In the Fiji Times there's a story about ALTA - the land leasing system that has been such a problem. So what difference will a 99 year lease make? Our great-grand-children won't have access to land if they want to be farmers? I remember that in 1970 when ALTA was being brought in, there were street marches and protests about it but no-one listened to protesters then. Some thought that 30 years was too long.
ALTA is out
Thursday, January 14, 2010
THE Agricultural Landlord and Tenant Act (ALTA) will be revoked under the new Land Reform program. And all leases under native land will now come under the legal framework of the Native Land Trust Act. This means that farmers can soon expect to be able to lease native land for 99 year terms, as opposed to the 30 years that they were restricted to under ALTA.
Native Land Trust Board general manager Alipate Qetaki yesterday confirmed these details and said the board felt the revocation of ALTA should benefit landowners who over the years were denied a fair share of returns from the use of their land.
Mr Qetaki said the change would not only benefit landowners but also tenants and other stakeholders as well.
He confirmed that now that ALTA would be revoked, all agricultural leases would have their tenure extended from 30 to 99 years.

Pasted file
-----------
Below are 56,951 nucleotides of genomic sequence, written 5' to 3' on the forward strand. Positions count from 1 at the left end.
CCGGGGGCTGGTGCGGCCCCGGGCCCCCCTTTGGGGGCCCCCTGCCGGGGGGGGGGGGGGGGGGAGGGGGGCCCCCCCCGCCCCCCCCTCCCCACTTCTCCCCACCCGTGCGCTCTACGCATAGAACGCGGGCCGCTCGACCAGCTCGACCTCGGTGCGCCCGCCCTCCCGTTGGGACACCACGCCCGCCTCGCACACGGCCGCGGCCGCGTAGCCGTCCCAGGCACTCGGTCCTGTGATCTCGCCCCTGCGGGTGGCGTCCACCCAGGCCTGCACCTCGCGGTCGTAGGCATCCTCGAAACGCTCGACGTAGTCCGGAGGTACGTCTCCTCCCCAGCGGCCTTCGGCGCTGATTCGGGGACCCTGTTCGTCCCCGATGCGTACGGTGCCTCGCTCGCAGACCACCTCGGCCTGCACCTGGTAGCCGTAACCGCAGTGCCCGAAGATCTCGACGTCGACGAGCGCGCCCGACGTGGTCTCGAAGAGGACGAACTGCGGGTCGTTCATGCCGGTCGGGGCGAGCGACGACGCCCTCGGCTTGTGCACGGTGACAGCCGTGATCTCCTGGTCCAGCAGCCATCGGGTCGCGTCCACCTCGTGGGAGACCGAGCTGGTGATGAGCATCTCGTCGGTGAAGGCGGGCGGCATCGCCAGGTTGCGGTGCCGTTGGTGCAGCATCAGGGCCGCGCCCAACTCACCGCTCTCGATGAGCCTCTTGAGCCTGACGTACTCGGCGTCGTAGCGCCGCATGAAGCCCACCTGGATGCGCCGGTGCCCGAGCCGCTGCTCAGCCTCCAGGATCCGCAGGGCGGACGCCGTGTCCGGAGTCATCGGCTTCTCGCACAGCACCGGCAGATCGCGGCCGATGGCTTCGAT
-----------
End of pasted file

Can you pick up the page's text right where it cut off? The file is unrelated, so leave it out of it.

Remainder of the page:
"The challenge is to work out appropriate terms and conditions for the lease itself. And having done this the interest of the landowners would be taken into account," Mr Qetaki said.
He said the new changes would have to go hand in hand with today's economic climate.
"This means that we have to build in certain conditions such as the periodic review of the rent likewise the periodic assessment of land," Mr Qetaki said.
This, he said, would also require a swifter and stronger enforcement regime.
"We don't like to see people taking advantage of the landowners," he said.
"We have to consider the reform with its current context. The main issue is to have accessibility to land but you have to pay the price," said Mr Qetaki.
He reiterated that the ownership of the native land would not change. "We have to find ways for how the landowners can best utilise their land and we will have all the necessary framework to facilitate that. Best use not only for the landowners, but for the tenants and whole country, he said.
He said the NLTB would like to empower the landowners to lease their own land for commercial farming, housing, and hotel business. He said the board would work closely with the Fijian Affairs Board by advising the landowners to become involved in entrepreneurship. "We would like to see the landowners properly invest their trust funds from land for future needs in education, development and other community service," said Mr Qetaki.